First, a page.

Carnauba wax is known as "queen of waxes" and in its pure state, usually comes in the form of hard yellow-brown flakes. It is obtained from the leaves of the carnauba palm by collecting and drying them, and beating them to loosen the wax.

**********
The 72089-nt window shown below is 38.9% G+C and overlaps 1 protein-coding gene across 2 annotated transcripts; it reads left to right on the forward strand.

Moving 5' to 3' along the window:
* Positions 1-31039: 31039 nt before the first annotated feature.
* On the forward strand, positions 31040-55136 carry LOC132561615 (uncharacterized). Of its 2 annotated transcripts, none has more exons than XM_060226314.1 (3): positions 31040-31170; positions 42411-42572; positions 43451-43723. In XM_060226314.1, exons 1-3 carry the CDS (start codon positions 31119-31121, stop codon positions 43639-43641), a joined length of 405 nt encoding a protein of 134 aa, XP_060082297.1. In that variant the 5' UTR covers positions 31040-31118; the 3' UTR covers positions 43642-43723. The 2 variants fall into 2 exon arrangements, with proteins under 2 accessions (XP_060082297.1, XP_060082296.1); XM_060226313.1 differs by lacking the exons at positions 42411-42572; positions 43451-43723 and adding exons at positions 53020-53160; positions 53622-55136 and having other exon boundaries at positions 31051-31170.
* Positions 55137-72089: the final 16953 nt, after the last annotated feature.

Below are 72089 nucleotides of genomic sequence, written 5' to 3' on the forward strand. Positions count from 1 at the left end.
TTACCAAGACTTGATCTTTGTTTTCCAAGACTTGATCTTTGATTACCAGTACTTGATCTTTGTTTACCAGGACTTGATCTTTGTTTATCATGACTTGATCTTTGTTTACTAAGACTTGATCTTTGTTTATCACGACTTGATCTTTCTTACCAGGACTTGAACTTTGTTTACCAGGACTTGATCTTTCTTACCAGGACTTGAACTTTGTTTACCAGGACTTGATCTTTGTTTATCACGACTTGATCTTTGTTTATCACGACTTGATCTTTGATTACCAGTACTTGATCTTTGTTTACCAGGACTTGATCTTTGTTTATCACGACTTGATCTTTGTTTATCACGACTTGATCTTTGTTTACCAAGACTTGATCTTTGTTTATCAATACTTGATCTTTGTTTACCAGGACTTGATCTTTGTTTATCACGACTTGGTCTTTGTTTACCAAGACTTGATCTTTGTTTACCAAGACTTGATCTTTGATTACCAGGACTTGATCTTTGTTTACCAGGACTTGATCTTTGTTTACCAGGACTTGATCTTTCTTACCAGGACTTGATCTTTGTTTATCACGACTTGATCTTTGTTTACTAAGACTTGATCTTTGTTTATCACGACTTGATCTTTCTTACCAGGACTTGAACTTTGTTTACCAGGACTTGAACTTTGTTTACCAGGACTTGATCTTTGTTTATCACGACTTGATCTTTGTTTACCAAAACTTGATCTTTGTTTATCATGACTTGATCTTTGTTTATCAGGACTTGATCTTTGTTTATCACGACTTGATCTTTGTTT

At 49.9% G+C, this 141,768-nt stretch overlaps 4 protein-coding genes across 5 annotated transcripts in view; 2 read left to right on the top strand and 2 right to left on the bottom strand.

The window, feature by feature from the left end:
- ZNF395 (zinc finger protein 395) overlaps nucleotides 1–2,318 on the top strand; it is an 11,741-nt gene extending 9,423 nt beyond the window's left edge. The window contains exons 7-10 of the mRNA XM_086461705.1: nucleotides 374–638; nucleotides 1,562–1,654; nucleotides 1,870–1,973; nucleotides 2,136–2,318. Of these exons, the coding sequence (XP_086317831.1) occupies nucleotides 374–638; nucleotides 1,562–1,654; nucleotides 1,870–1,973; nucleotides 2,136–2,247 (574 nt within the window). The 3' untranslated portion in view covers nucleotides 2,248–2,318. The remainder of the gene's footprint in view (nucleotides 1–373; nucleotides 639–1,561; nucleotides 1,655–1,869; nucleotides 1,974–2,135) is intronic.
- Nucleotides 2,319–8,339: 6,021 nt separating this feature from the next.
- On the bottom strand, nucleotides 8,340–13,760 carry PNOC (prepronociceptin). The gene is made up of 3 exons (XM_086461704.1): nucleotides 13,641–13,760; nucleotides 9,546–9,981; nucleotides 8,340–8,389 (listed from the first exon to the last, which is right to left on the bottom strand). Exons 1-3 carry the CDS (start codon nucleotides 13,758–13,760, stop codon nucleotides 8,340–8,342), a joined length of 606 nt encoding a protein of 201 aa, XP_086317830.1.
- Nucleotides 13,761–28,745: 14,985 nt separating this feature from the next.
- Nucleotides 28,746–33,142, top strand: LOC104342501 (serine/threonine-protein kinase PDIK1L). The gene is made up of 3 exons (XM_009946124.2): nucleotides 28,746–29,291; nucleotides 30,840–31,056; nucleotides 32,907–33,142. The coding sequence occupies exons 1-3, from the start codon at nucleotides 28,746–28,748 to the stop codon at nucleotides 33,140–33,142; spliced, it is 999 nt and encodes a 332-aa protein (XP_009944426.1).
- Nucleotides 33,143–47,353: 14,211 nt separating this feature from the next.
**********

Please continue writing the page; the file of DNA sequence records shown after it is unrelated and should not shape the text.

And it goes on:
The melting point of carnauba wax (82 to 86 degrees C) is higher than that of bees wax (62 to 64 degrees C). Because of this you do need to use a higher temperate to get it to melt and emulsify. As it is a harder wax, you also need to use less of it in a recipe, as a substitute for bees wax, to get the same result.